The last tenants of 1921 Walnut Street agree to vacate affordable housing



After extensive community efforts to save eight rent-controlled units at 1921 Walnut St., the last of the tenants agreed to move out, paving the way for its demolition and new student housing to be built by UC Berkeley.

The demolition of the rent-controlled building will allow the campus to add 75 beds to the plan for a new transfer student dormitory called “Anchor House”. Anchor House will provide housing for a total of 772 students once development is complete, according to UC Berkeley Capital Strategies spokesperson Kyle Gibson.

“Living away from campus hampers a student’s ability to thrive academically, socially, and culturally,” Gibson said in an email. “This challenge is particularly acute for transfer students, who are historically underserved by housing on campus.”

Gibson added that UC Berkeley ranks last of all UC campuses in terms of the percentage of student body beds, with 40% of undergraduates unable to live in the city of Berkeley.

More than 5,000 students who applied for on-campus accommodation this semester have been turned down due to lack of space, Gibson said in an email. This problem is even more urgent for low-income students and transfer students, he added.

However, ASUC Senator Kalliope Zervas alleged in an email that justifying the project as helping low-income students is a “front” because the exclusive student apartments will not help the community. low income but will instead displace those who already live there. She added that while the student housing crisis shouldn’t be ignored and that she herself has struggled to find affordable housing, she believes UC Berkeley should never displace low-income tenants from their accommodation.

“As of now, 1921 Walnut Street acts as an affordable, long-term housing option for low-income residents who would otherwise have nowhere to live,” Zervas said in an email.. “The demolition of 1921 Walnut Street only increases the tension that has existed for so long between the people of Berkeley and the university.”

Tenants at 1921 Walnut St. agreed to an agreement with the campus to vacate the building in exchange for compensatory relocation packages, according to Gibson. Although unable to provide financial details, Gibson said in an email that the value of these packages could reach six figures.

The benefits included in these packages are moving assistance, reimbursement of moving expenses and rental assistance for more than three years, according to Gibson. The packages also include an optional one-time payment equal to their total rental aid which tenants can use to purchase a home in the area of ​​their choice.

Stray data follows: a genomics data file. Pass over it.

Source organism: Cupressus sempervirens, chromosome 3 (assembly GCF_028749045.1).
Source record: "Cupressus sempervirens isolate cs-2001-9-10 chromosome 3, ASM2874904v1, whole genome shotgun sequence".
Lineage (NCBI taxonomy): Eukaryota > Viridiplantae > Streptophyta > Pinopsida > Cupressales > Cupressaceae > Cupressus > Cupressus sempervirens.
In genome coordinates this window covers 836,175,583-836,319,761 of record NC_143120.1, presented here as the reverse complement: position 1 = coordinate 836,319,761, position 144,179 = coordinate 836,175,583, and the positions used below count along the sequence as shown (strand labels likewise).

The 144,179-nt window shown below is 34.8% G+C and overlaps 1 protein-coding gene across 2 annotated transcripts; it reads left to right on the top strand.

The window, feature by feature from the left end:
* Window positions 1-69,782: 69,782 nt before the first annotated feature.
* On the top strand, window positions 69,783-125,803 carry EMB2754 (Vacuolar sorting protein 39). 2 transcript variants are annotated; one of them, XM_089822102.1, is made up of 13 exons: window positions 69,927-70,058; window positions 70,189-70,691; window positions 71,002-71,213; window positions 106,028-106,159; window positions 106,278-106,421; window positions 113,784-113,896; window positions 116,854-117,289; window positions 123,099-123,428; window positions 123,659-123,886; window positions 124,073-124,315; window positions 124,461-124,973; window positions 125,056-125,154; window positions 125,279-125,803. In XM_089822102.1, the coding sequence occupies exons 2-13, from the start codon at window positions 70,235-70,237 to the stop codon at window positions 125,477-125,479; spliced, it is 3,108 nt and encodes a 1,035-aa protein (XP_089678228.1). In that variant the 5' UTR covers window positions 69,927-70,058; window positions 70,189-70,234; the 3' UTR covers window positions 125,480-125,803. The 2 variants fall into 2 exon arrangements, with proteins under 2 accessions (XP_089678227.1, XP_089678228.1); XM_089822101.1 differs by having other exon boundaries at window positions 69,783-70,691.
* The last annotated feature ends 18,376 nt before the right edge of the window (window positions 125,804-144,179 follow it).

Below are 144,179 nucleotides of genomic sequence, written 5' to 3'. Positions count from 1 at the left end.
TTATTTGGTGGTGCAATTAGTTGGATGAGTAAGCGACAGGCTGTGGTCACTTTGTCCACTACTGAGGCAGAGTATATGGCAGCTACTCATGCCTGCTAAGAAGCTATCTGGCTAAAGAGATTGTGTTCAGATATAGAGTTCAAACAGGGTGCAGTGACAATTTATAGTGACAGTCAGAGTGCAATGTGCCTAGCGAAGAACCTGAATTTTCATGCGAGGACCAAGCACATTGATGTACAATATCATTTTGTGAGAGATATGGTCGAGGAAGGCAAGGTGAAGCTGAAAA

“While I’m happy to finally see the University develop much-needed student housing, I’m disappointed that the administration is moving so many residents and destroying more than a dozen rent-controlled units,” said Sophie Hahn, member of the municipal council. . “Beyond the impact on current tenants, once lost, these rent-controlled housing units can never be replaced.

According to Hahn, since Anchor House was designed in 2018, various proposals for preserving the affordable units have been devised, including the idea of ​​moving the physical building to another location in Berkeley.

Hahn said in an email that she felt frustrated that no “real consideration” would have been given to the idea, although it was requested in the recent settlement between the City of Berkeley and the campus.

City Council member Rigel Robinson said in an email he felt 1921 Walnut Street should never have been part of Anchor House’s plans and noted that there were options to develop student housing that could have been achieved without destroying existing affordable housing.

Expressing concerns about environmental injustice, ASUC Senator Varsha Madapoosi claimed that prioritizing student housing over the larger Berkeley community takes away resources such as access to energy and green spaces to marginalized groups.

“The housing issue in Berkeley is quite nuanced, but at the end of the day, students are temporary guests in this city,” Madapoosi said in an email. “By building on 1921 Walnut St. UC Berkeley, it will potentially increase the number of homeless people and worsen conditions for long-term tenants. “

Matt Brown is the primary school and community reporter. Contact him at [email protected], and follow him on Twitter at @maattttbrun.


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